»Generate recovery mode operation token

All examples of querying the /sys/raw endpoint demonstrated in this guide require the use of a recovery mode operation token. You will generate one to use as an example of the process here with the with vault CLI using vault operator generate root.

  1. Generate a one-time password (OTP).

    $ vault operator generate-root -generate-otp -recovery-token
    

    Example output:

    VTFdQgNjmSSCfiWmaztJgZa6MN
    
  2. Use the OTP value to initialize the token generation process.

    $ vault operator generate-root -init \
        -otp=VTFdQgNjmSSCfiWmaztJgZa6MN \
        -recovery-token
    

    Example output:

    Nonce         13829b90-94eb-b7d8-f774-7b495569562d
    Started       true
    Progress      0/1
    Complete      false
    OTP Length    26
    
  3. You must pass in a quorum of unseal or recovery keys as necessary to generate the encoded token.

    $ vault operator generate-root -recovery-token
    
    Operation nonce: 13829b90-94eb-b7d8-f774-7b495569562d
    Unseal key (will be hidden):
    
  4. Enter the unseal key (or recovery key if auto-unseal is enabled) when prompted and the successful output resembles this example and includes the encoded token.

    Nonce            13829b90-94eb-b7d8-f774-7b495569562d
    Started          true
    Progress         1/1
    Complete         true
    Encoded Token    JHo/XAUEAR0CCWI6JCgVDzQWGSlePgN6eCo
    
  5. Decode the encoded token to produce the recovery mode operation token.

    $ vault operator generate-root \
      -decode=JHo/XAUEAR0CCWI6JCgVDzQWGSlePgN6eCo \
      -otp=VTFdQgNjmSSCfiWmaztJgZa6MN \
      -recovery-token
    

    Example output:

    r.y8TcOwoZ1yBABbUlmc9dbL5d
    

    Note the r prefix designating this a recovery mode operation token.

  6. Use the value of the recovery mode operation token that you generate for all examples of listing and reading /sys/raw/... paths throughout the guide.

    Example:

    $ VAULT_TOKEN=r.y8TcOwoZ1yBABbUlmc9dbL5d vault list /sys/raw/
    
    Keys
    ----
    audit/
    core/
    index-dr/
    index/
    logical/
    sys/
    wal/
    

    To avoid passing the recovery mode operation token

»Inspect Vault data

After generating a recovery mode operation token, you are ready to begin inspecting data with the /sys/raw API endpoint.

»New Vault server data example

Let's get to know some Vault data by viewing an actual example with descriptions of each element. When Vault is first initialized and unsealed the persisted data will resemble this example.

sys
 └── raw
     ├── core
     │   ├── _audit
     │   ├── _auth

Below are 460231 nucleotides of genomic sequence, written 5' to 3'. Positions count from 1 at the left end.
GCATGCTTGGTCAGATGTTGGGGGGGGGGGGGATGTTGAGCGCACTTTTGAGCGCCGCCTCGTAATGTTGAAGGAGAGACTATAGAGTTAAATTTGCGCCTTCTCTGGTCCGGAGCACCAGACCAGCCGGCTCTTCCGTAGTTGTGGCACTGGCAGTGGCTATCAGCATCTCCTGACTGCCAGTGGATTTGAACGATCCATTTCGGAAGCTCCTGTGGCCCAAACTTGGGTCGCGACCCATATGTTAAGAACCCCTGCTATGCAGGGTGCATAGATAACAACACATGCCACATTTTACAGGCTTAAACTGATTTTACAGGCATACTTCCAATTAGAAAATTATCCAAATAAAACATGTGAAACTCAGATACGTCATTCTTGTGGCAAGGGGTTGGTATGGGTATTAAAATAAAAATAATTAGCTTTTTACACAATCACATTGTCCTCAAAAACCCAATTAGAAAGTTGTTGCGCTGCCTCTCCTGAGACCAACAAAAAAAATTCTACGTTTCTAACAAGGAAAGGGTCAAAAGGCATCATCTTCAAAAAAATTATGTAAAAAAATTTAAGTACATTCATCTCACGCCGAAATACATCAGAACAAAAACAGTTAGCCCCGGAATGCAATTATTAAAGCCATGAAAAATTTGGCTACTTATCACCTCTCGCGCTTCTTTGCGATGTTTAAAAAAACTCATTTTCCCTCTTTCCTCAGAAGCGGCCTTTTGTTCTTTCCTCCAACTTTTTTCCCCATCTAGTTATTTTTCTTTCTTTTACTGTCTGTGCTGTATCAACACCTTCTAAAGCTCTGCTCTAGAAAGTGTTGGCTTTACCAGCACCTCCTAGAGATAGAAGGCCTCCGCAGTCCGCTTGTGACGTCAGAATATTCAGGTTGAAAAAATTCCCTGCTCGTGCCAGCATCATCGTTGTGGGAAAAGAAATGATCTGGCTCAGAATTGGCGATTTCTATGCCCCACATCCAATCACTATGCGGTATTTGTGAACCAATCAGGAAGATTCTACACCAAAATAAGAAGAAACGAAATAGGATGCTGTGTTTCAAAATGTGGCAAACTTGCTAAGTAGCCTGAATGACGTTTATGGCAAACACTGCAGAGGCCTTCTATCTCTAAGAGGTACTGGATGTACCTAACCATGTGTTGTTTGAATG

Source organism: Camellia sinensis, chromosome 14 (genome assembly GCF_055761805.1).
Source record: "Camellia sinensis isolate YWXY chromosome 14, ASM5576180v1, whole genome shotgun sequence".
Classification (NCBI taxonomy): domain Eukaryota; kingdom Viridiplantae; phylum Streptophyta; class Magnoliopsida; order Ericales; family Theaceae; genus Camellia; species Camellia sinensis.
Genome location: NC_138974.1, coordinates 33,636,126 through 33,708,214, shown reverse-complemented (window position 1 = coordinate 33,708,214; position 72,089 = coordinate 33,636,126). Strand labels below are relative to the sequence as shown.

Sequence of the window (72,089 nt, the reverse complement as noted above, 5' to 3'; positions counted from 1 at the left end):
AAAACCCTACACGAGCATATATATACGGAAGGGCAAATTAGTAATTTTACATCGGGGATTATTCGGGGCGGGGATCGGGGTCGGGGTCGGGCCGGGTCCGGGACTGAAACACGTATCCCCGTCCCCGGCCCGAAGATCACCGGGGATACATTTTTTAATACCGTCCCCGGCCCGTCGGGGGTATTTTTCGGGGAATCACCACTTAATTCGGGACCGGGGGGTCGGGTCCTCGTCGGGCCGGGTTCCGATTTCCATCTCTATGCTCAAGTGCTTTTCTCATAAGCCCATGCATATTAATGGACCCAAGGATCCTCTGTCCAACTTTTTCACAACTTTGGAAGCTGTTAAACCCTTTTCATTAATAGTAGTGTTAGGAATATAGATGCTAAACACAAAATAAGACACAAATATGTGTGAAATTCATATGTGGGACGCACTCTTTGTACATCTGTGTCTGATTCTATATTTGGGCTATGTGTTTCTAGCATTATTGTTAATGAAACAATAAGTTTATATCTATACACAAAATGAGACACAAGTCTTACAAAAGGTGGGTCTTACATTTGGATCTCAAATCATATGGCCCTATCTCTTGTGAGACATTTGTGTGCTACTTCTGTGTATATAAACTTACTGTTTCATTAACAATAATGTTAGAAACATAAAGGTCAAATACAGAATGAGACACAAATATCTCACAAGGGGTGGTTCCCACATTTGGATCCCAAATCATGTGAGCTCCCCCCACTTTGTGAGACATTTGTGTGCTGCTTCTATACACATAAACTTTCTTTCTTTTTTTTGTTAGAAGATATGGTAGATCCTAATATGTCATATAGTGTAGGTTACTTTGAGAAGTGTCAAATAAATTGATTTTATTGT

│   ├── _keyring
     │   ├── _local-audit
     │   ├── _local-auth
     │   ├── _local-mounts
     │   ├── _master
     │   ├── _mounts
     │   ├── _seal-config
     │   ├── _shamir-kek
     │   ├── cluster
     │   │   └── local
     │   │       └── _info
     │   ├── hsm
     │   │   └── _barrier-unseal-keys
     │   └── wrapping
     │       └── _jwtkey
     ├── index
     │   ├── _checkpoint
     │   └── pages
     │       ├── _04
     │       ├── _0f
     │       ├── _10
     │       ├── _a2
     │       ├── _a9
     │       ├── _b3
     │       ├── _f2
     │       └── _fe
     ├── index-dr
     │   ├── _checkpoint
     │   └── pages
     │       ├── _1a
     │       ├── _22
     │       ├── _58
     │       ├── _88
     │       ├── _d1
     │       ├── _e1
     │       └── _e4
     ├── logical
     │   └── a7f1489c-7e22-06e6-6c88-37fafe32f4f1
     │       └── _casesensitivity
     ├── sys
     │   ├── policy
     │   │   ├── _control-group
     │   │   ├── _default
     │   │   └── _response-wrapping
     │   └── token
     │       ├── _salt
     │       ├── accessor
     │       │   └── _e2c12bf2ce316b10dc60ec173b53aaff8fc402ca
     │       └── id
     │           └── _h322cd680d8ee8b202dd8ffdc110d0c212022d57934b6e7aa65f6b869b27a0ec4
     └── wal
         └── logs
             └── 00000000
                 ├── _0001
                 ├── _0002
                 ├── _0003
                 ├── _0004
                 ├── _0005
                 ├── _0006
                 ├── _0007
                 ├── _0008
                 ├── _0009
                 ├── _000a
                 ├── _000b
                 ├── _000c
                 ├── _000d
                 ├── _000e
                 ├── _000f
                 └── _0010

A total of 73 key/value pairs are present in this example, representing all of the data necessary for Vault to begin operations. A Vault server that is in production will have considerably more data and key/value pairs related to its specific auth methods, secrets engines, and so on.

Here is a brief explanation of each major branch and the elements within them from example.

  • core: Items contained in core are critical and internal to Vault operations; these include data about internal auditing, authentication, keyring, mounts, the master key, the seal configuration, cluster information, HSM barrier unseal keys, seal wrapping, and more.
  • index: This is local index data which can be used by the Performance Standby feature
  • index-dr: This is index data for the Disaster Recovery mode of Vault Enterprise Replication
  • logical: Dynamic secret configuration and static secrets are found here